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From the PublisherFutures trading has always represented the best and worst sides of the economy. On the one hand, it is the epitome of commercial progress: Property rights have become so secure and technology so advanced that traders can confidently risk huge sums on small changes in commodity prices. The hedge against risk these creative traders provide allows companies to fine-tune their own products in ways that maximize the benefits to consumers.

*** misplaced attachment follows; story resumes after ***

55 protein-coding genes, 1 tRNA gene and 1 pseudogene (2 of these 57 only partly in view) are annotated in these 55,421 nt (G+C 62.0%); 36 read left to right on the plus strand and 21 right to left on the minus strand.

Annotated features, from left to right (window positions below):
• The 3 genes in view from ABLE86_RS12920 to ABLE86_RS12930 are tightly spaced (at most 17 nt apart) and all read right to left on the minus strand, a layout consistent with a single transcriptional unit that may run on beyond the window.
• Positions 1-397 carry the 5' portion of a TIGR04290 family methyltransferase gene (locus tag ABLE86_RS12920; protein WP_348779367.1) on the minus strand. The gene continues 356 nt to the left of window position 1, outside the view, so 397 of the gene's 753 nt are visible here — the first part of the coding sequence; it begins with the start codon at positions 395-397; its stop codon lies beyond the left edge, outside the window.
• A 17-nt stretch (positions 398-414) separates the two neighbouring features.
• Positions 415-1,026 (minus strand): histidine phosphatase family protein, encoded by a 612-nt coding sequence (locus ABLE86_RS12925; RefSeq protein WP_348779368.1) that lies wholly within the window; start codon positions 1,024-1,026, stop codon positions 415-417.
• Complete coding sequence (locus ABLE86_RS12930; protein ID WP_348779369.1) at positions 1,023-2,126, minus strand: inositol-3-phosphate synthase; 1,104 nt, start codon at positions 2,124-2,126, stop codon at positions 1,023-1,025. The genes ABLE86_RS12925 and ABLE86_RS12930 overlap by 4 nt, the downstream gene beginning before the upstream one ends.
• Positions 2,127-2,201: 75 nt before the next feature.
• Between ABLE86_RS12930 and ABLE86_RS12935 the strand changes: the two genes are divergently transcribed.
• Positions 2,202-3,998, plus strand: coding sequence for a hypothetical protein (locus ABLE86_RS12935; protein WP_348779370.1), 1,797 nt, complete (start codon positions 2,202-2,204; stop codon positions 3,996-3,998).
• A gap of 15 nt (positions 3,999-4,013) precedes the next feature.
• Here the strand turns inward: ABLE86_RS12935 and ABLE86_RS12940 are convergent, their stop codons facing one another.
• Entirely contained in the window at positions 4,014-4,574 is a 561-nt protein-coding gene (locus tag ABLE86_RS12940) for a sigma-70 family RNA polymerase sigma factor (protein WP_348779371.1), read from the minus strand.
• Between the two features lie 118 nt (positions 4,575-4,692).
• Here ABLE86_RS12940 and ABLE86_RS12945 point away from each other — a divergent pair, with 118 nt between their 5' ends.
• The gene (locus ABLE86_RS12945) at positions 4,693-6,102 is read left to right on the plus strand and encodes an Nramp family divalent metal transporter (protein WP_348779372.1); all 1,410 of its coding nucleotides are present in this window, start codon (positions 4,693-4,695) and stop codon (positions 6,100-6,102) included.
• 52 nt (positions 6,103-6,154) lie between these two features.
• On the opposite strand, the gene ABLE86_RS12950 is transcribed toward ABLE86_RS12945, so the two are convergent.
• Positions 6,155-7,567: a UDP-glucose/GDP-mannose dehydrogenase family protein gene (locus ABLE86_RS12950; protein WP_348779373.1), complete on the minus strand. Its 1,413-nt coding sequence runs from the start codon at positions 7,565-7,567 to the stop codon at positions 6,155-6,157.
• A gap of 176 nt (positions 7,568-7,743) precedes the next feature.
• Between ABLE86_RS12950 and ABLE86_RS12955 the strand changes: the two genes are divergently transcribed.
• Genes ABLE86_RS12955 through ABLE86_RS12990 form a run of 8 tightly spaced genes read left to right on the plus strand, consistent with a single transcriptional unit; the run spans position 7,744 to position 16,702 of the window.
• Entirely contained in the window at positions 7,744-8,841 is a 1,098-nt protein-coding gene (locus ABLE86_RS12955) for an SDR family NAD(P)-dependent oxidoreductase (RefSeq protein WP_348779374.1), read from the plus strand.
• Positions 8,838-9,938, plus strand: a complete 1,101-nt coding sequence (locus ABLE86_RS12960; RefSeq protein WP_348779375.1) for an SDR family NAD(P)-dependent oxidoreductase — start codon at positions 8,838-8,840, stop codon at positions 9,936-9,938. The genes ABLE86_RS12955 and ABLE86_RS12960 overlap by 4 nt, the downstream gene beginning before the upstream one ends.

On the other hand, traders face extraordinary temptations to manipulate their markets, because what they buy and sell is information, far removed from the products it represents and yet easily converted into real cash. The result, as charted in this detailed but nonanalytical history, has been an ongoing seesaw between self-regulation and government intervention. The maturing economy has tamed the "cowboy" proclivities of traders a bit; still, corrupt traders now have the potential to disrupt the broad economy in ways undreamed of in earlier decades. The entrepreneurial drama continues. (Harvard Business Review, December 2002)